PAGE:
Our annual Elder~Youth Longhouse was once again hosted Sunday morning, the final day of Camp, followed by a wonderful Feast and then a Community Giveaway. R.E.D. and friends offer this Giveaway each year to show our appreciation of the People who help us in so many ways. This year all children and youth received a Giveaway, as well as all Teachers and Elders in camp. As part of our Potlatch philosophy, we also put all the camp food out as part of the Giveaway at the end of Camp. And day ended with take-down of camp, including clean-up of the Longhouse and the taking down of tipis--all great lessons for people still in camp to learn and participate in.

This was the basic framework for the Conference, yet many more teachings and life lessons were interwoven into each day, such as the morning and evening circles before meals, where plans, goals and purposes for the day were shared with the community in camp. Longhouse songs and teachings were also shared and given to the people by our well-respected Longhouse leader from the Nez Perce tradition. Also an important lesson constant throughout the four days was the teaching of healthy food choices and integrating more indigenous foods into the daily menu--whole grains, acorn, freshly ground hard corn from our community garden last year (ground on the spot by the kids!), local organic greens and fruit, wild game and salmon all made up the main courses of each day. Rather than giving high-sugar drinks like juice and sodas as options, we presented herbal teas and fresh lemonades to the kids. By creating a daily menu rich in these extremely nutritious foods, we are instilling healthier food choices. With the rise of obesity and diabetes in children--especially in Native communities--our focus on health and wellness as part of our camp teachings is front-and-center. Being out in the woods hiking, practicing primitive accuracy courses, playing shinny (stickball games) and helping in camp with the daily chores all add a natural element of exercise and activity to go with the healthy diet we all shared in camp. The measure of success with this menu is the kids loved the food, we rarely heard the common phrase between meals, "I'm hungry!" and when they were hungry, they deeply appreciated the diverse and delicious meals.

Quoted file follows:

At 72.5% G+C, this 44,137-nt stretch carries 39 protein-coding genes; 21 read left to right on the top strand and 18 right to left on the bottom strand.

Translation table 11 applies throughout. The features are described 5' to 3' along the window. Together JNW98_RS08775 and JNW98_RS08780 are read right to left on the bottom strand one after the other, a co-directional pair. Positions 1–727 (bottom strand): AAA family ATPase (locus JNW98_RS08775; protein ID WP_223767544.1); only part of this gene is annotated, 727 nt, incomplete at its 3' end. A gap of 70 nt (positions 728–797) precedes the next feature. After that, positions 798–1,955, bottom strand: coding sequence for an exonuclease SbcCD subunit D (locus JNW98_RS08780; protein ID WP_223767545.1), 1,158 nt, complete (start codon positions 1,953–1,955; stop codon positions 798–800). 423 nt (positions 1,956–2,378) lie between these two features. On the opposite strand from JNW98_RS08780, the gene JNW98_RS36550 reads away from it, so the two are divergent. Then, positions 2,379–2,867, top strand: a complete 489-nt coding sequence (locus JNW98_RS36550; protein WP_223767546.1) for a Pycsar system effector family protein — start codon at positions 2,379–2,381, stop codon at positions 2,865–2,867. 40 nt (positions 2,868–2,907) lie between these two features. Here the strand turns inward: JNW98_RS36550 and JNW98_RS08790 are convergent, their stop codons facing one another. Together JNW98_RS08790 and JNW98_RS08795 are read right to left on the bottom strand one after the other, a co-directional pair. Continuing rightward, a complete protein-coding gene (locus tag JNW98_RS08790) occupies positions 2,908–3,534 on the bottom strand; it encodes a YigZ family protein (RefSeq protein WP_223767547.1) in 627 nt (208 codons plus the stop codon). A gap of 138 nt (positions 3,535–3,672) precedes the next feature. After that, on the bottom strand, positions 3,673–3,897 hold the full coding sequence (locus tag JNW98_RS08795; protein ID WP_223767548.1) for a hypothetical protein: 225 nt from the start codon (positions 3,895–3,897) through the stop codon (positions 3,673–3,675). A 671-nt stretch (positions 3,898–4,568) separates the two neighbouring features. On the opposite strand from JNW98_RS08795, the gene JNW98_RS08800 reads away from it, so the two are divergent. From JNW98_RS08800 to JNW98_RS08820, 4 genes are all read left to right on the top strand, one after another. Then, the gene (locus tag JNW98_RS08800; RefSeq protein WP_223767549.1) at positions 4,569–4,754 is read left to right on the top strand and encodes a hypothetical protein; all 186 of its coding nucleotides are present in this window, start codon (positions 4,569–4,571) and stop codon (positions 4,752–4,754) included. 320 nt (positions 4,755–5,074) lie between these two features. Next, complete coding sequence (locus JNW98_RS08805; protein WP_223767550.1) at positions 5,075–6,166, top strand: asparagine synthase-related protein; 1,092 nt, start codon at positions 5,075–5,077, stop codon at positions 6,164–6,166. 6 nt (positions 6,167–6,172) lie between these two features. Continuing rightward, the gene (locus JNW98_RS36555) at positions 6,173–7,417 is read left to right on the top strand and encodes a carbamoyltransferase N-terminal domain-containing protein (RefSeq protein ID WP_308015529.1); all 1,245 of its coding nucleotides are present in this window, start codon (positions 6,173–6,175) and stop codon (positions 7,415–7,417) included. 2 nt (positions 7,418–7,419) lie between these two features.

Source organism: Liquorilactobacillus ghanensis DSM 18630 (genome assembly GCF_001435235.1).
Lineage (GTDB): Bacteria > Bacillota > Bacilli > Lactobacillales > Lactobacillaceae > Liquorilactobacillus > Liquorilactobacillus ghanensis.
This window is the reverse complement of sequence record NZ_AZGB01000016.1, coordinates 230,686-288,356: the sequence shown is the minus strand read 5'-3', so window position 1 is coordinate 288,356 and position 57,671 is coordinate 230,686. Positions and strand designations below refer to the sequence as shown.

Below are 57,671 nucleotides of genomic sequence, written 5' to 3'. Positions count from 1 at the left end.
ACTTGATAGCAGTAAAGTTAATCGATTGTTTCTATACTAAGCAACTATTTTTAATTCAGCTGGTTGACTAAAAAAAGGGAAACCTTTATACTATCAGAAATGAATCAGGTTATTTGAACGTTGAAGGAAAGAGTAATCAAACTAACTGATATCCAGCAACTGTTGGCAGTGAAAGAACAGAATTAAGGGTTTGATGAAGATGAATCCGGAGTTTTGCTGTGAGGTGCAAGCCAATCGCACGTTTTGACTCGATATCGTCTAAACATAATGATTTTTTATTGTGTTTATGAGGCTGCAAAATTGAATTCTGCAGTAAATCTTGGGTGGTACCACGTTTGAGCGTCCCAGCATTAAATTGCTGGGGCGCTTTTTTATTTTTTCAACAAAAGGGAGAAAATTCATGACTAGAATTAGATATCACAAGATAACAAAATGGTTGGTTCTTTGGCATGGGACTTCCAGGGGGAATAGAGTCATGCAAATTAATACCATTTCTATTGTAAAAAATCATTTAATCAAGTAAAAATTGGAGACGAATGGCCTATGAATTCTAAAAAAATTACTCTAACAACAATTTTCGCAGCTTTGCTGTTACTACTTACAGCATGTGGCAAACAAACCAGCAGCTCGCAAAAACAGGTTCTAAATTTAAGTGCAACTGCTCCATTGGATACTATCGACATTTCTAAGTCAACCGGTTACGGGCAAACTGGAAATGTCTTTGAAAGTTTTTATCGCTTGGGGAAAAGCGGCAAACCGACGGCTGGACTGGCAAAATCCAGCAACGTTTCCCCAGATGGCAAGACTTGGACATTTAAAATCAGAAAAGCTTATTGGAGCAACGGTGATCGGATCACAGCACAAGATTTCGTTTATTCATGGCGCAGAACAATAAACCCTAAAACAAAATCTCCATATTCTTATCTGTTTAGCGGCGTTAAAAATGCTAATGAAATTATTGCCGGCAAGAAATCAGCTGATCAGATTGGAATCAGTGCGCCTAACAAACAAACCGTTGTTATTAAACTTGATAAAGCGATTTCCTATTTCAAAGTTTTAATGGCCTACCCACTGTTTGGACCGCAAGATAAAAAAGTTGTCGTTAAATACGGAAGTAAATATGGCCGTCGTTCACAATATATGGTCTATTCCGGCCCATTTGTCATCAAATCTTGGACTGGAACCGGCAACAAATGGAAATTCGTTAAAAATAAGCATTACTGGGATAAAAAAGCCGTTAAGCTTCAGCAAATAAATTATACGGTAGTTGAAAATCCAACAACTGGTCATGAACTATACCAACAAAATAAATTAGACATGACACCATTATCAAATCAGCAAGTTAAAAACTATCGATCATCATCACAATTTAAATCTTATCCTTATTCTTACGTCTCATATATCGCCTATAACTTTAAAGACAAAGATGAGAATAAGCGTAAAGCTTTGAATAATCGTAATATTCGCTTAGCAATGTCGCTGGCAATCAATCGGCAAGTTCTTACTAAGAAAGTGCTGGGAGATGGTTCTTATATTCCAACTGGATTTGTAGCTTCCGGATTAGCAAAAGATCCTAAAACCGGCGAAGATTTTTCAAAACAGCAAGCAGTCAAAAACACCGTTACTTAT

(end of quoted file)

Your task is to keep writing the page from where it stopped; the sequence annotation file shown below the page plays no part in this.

Other life lessons learned in camp revolved once again on building long-term friendships, trust and relations with each other in our community and with our guest youth group, the Coos Bay Indian Education program. The continuity our camp provides for these kids and how they look forward to it all year all creates strong, unique relationships that teach the kids the most important lesson of all--to respect themselves and all their relations by participating in their community in a healthy way.

We have many entities to thank and acknowledge for their help in providing the needs for our Elder~Youth Conference: Food donations from Pamela Joy and the Food Angels, Shop 'N Kart, Market of Choice, Ashland Food Co-op, Ray's Sentry. Time and funding donations: McKenzie River Gathering Foundation, Coos Title VII Program, many individual donations from our community, including participants in our winter Raffle and Silent Auction, Pete Cotton and EarthTeach Forest Park, all our Elders and Teachers, the Ashland Youth Council, the R.E.D. Community Garden Cache, KSKQ Community Radio for publicity and our R.E.D. extended family of committed souls who CONTINUALLY go beyond the call of duty to see things through and be there with love and support for the vision we share. . .to bridge our Elders and our Youth in a way that allows the next Generations of life to live by traditional indigenous values.